brought Iome. They paid all the ex-
penses of tlhe trip and the rest they
said they were saving for a "special
ipurlpose." I found out what it was
when (Christmias time e(me. for they
save 1me tihe dearest little gun-a regu-
Mar little lbauty! The following pro-
duction from Will's wpen aeeompnniee
"For our little milk-nmaid. with love
adll Xmllas wishes."
"There was :i little milk-maid fair,
Who tried a kicking cow .to tame;
'The cow would only kick and rare,
TI'he little maid's kind words all vain

"Sle said. 'I'll teach you. naughty
If Imy kind words you will not heed.
I'll tie your foot up to this hough.
I'ntil you're very tame. indeed.'

"lHer brother greatly was surprised.
So canlm and docile was that cow.
She5 said the cow she'd mesmerizede'
Itut never did slhe tell him how!
That little scamp. Albrahanm. lmusl
have hd another chicken offered him.
Ethel 1'. Crippen.
We offer One Hundred Dollars Re
ward for any case of catarrh that can
not be cured by Hall's Catarrh Cure
F. J. Cheynev Co., Proprs., Toledo.
We, the undersigned, have known F.
J. Cheyney for the past 15 years, and
believe him perfectly honorable in all
business transactions and financially
able to carry out any obligations made
by their firw
West & Truax, Wholesale Druggists.
Toledo, Ohio.
Walding, Kinnan & Marvin, Whole-
sale Druggists, Toledo, O.
Hall's Catarrh Cure is taken inter-
nally, acting directly upon the blood,
and mucous surfaces of the system.
Price 75 cents per bottle. Sold by all
druggists. Testimonials free.
Hall's Family Pills are the best.

Visitor (angrily- See here. sir, you
called d me a political jobber in your pa-
Iler this mlorlling.
Editor,- Yes. but that was i mistake.
Visitor A.! You admit that?
Editor certainlyy I wrote it "rob-
ber" very plainly. Philadelphia Press.


Harvesting Strawberrries.
The ierry field has been well culti-
vated and kept clean the past season.
ind now the plants have commenced to
grow. Soon the blossoms begin to colme
out. and in a few days the rows are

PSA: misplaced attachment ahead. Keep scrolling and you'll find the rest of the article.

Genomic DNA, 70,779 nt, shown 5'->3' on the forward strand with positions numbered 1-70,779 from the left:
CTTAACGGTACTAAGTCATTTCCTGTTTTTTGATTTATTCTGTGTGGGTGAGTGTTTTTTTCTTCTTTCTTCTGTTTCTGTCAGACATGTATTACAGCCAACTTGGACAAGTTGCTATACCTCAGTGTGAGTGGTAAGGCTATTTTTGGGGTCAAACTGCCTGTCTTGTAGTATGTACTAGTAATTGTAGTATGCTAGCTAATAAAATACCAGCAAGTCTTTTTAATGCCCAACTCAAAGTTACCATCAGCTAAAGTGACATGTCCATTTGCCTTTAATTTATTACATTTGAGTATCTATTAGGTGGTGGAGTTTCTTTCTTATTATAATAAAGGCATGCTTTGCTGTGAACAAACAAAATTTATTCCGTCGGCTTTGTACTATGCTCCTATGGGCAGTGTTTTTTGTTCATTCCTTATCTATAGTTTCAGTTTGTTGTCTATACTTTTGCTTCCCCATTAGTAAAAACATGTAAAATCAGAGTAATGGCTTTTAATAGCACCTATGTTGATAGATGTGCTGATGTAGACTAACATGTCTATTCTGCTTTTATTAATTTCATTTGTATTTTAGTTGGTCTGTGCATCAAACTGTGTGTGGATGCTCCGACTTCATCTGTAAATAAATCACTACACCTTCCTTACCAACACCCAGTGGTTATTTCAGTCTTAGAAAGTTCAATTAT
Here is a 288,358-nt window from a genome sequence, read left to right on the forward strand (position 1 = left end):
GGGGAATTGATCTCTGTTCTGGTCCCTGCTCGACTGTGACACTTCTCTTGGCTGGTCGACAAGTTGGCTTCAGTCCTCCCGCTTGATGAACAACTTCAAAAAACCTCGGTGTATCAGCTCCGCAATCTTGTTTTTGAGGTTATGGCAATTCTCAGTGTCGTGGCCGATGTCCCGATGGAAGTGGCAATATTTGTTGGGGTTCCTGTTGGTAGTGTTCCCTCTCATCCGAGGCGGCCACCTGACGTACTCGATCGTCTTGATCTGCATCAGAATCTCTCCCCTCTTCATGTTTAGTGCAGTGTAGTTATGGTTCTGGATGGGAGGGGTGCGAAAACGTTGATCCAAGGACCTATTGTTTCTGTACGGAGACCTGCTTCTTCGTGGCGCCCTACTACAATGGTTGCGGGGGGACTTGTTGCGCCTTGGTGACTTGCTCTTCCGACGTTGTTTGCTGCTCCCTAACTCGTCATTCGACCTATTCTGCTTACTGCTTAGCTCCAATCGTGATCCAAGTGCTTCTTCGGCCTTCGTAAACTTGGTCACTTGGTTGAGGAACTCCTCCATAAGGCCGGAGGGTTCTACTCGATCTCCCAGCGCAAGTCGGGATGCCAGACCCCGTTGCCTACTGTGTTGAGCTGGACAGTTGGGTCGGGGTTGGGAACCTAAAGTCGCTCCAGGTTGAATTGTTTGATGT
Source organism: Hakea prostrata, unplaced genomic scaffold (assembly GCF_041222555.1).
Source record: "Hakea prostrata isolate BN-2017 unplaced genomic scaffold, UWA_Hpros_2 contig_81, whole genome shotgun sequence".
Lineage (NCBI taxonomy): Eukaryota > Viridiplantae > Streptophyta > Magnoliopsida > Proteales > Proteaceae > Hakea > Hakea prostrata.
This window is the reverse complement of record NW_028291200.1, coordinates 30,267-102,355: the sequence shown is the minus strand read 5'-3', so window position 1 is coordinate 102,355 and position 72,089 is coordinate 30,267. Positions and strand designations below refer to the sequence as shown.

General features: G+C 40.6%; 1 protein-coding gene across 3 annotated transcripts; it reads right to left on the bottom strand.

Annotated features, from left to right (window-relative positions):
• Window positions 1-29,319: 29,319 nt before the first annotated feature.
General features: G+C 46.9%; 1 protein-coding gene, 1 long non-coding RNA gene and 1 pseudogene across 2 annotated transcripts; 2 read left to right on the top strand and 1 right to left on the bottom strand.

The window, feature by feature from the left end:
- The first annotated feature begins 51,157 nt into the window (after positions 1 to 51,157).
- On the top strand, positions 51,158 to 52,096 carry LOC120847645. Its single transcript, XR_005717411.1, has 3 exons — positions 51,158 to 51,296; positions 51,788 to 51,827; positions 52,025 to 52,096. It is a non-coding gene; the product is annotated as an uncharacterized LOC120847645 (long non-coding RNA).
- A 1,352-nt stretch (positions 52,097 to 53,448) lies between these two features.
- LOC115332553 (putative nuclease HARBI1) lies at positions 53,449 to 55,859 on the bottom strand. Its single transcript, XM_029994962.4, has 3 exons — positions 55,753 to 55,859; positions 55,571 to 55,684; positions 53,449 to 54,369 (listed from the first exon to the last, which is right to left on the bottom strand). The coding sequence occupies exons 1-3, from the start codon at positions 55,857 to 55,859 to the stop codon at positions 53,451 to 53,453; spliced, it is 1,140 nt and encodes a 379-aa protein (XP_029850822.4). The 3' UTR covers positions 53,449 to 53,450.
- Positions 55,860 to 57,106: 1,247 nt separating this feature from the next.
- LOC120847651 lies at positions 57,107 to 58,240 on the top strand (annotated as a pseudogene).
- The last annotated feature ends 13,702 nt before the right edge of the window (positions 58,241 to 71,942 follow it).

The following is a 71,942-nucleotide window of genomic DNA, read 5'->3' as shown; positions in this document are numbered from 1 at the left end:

white with then. Next the berries colm-
Ilence to grow, and here and there you
c.an see one taking on a little color. In
a few days look over the field and you
see hiding under the leaves the bright
red berries.
The tine has come to get ready for
gailthering the croll. as the berries never
wait for you. Fill up the packing-
sled with lcrate niateriall and Imake up
crates alt odd times or wet days. so as
to 'have a good supply of made-up
crates. wli*ni the rush collles, for come
it will.
We use picking stands that hold six
standllrd quarts. When we start the
picking in tile field we give each picker
ai row and they pick it clean from
nd to end: te the ey take another.
inld so on till tle field has ~een picked
over. In tins way you call tell who
ilses goiod and who does bad work.
We have men in the field who stay
with the pickers a.nd look after them to
keep them from getting in one anoth-
er's row and to see that they pick their
rows clean; also to see that the berries
are picked as we wish them. We nev-
er allow our pickers to hold berries in
their hands till they have picked a
handful and then put them into the
cups: we require then to pick each
lerry separately and place it at once
in tle cup. lWe liso require them
to hold the berries bly tie steil and
:void touching them.. Thus the lbetries
are brought to the shed in perfect con-
dition. If you allow the pickers to use
any other method they skin and bruise
more or less berries. and when they
are opened in market they have a inus-
sy appearance. If pickers eat berries
we dock then so Imany quarts the first
tile and more tile next: this punish-
Illent has always proved ia sure cure.
If they pick Ierries and hold them in
tlieir hands we dock them so ilany
quarts thle first time and more the see-
ond. If they keel eating we give their
phice to some one else.
In shipping we use the west 24-quart
crates we ca(in secure. We do not sort
or grade the berries; each picker
throws out or leaves out the bad ones.
The few small berries that go in do no
damage, provided they are sound anll
good. Fill your cup full; fill your
crates full: send your wagon to the de-
pot full. and if you send high-grade
berries to good markets they will till
your pockets full of good round Ameri-
can dollars worth 10 cents each in
Cuba, Porto Rico. Manila or any other
foreign seallort.-Southern Farm Mag-

The Fruit Habit.
Blackberries, dewberries, and if you
are in a favorable climate, raspberries,
planted now will give you a crop next
year. (rapes. peaches and plums will
come in the year after, and the next
year, pears, apples, and oranges. You
can have all you want to eat and nlore,
plenty to can and1 preserve and some
to give away or sell and all for very
little expense or trouble. But don't
plant a thing of this sort if, when
planted, you are going to let it take
care of itself. Fruit trees will not give
you any better returns if you neglect
them than your potatoes or cabbage or
corn or cotton would. Take time froni
tlese other things for your fruit. It
will pay you. The health of your fam-
ily will le Illuch better, If only ripe
fruit is eaten and your doctor's bill
less. your grocery bill will be less also.
This is fact. not fiction, nor is it senti-
mental horticulture gush. I have had
the practical experience of a great
many years. I have had the expert-
ence of going without fruit too, several
times. Hall it last Sunmmer. We had
a few messes of strawberries from
plants set in January, but that was all.